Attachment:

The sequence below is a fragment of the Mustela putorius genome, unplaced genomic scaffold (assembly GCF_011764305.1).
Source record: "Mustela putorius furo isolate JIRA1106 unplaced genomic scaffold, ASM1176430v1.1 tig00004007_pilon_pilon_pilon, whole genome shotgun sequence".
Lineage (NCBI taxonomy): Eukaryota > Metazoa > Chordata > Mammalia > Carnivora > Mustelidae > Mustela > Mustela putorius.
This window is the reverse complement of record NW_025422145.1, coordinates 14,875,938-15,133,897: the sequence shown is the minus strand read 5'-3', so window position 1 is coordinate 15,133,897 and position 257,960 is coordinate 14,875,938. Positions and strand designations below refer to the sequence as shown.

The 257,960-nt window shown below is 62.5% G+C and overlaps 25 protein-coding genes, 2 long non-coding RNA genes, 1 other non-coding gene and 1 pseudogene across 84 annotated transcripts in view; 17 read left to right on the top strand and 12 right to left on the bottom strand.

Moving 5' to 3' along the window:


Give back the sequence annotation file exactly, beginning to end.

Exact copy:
The sequence below is a fragment of the Mustela putorius genome, unplaced genomic scaffold (assembly GCF_011764305.1).
Source record: "Mustela putorius furo isolate JIRA1106 unplaced genomic scaffold, ASM1176430v1.1 tig00004007_pilon_pilon_pilon, whole genome shotgun sequence".
Lineage (NCBI taxonomy): Eukaryota > Metazoa > Chordata > Mammalia > Carnivora > Mustelidae > Mustela > Mustela putorius.
This window is the reverse complement of record NW_025422145.1, coordinates 14,875,938-15,133,897: the sequence shown is the minus strand read 5'-3', so window position 1 is coordinate 15,133,897 and position 257,960 is coordinate 14,875,938. Positions and strand designations below refer to the sequence as shown.

The 257,960-nt window shown below is 62.5% G+C and overlaps 25 protein-coding genes, 2 long non-coding RNA genes, 1 other non-coding gene and 1 pseudogene across 84 annotated transcripts in view; 17 read left to right on the top strand and 12 right to left on the bottom strand.

Moving 5' to 3' along the window: